Paul's Internet Landfill/ 2018/ Smile Cookie Shenanigans

Smile Cookie Shenanigans

So Tim Horton's has a marketing campaign going on. For one week they have offered to sell "Smile Cookies," which are their regular chocolate chip cookies on which they paint smiley faces in icing. Then Tim Horton's promises that for every smile cookie they sell, they will donate some part of the proceeds to charity. Customers can accelerate their diabetes and give to a good cause at the same time. What could be better?

The marketing campaign has been a great success. People on Twitter are taking pictures of their cookies and encouraging others to support charity via sugar. Some people tell stories of visiting multiple Tim Horton's locations before they snag a cookie. Everybody is happy that Tim Horton's is such a generous corporate citizen.

Everybody but me, of course. Tim Horton's doesn't care about charity. They care about their revenues and their branding. These stories about people travelling to multiple locations before snagging a cookie is no accident. Every smile cookie Tim Horton's sells costs them money, so they limit the number of cookies available in each store. The scarcity makes finding a cookie seem like a bigger deal, so people are more inclined to take pictures and share them on social media. It's a fantastic marketing campaign, but it has everything to do with branding and little to do with helping charities or anything else.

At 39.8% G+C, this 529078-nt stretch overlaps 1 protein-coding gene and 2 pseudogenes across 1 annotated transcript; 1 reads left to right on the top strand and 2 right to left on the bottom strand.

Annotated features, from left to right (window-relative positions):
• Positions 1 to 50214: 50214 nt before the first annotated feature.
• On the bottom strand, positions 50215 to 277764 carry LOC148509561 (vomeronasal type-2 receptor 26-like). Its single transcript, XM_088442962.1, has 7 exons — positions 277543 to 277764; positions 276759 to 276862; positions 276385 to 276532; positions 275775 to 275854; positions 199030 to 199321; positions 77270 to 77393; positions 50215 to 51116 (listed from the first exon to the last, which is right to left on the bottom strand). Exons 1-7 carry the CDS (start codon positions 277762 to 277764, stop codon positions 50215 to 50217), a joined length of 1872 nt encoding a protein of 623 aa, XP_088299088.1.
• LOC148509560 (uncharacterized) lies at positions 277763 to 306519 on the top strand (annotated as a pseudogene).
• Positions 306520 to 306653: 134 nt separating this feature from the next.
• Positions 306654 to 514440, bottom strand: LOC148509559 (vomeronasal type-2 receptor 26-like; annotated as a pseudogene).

It would be easy for Tim Horton's to stock enough smile cookies. They could forecast the demand and then make sure they had enough cookies in stock. They have no problems keeping their high-margin donuts and muffins in stock -- it is only the smile cookie that is scarce. In fact, several locations I visited were selling the plain chocolate chip cookies without smiles, even as the cashiers claimed they were all out of smile cookies, sorry! I am pretty sure those cookies get iced in store. Keeping enough cookies to satisfy demand would be trivial. But every cookie costs Tim Horton's profit, and they have no interest in satisfying demand. Instead they assign a certain marketing budget they will spend on this campaign, and some small fraction of that ends up being donated to charity. Anything beyond that is out of bounds.

Tim Horton's likes the increased social media presence when people take pictures of their finds, and they like the bait and switch. If you go to Timmie's looking for a smile cookie and they have mysteriously sold out, maybe you will get a coffee or a regular cookie instead.

Tim Horton's is not a good corporate citizen. They are marketers, and you are their prey. When you (like me) buy a cookie and feel virtuous about it, they have converted you. When you post pictures of your cookies on social media, you are giving them the best advertising they could hope for. But don't confuse this with goodwill towards charity. Tim Horton's wants to exploit/leverage the social capital they get by associating their brand with charity, but there is a strict limit on how much support they are willing to offer.

We would all spend our money more effectively if we kept our cookie and our charity budgets separate, and made sure we gave to charity in effective ways. But we don't do this. We think we can have our cookie and eat it too.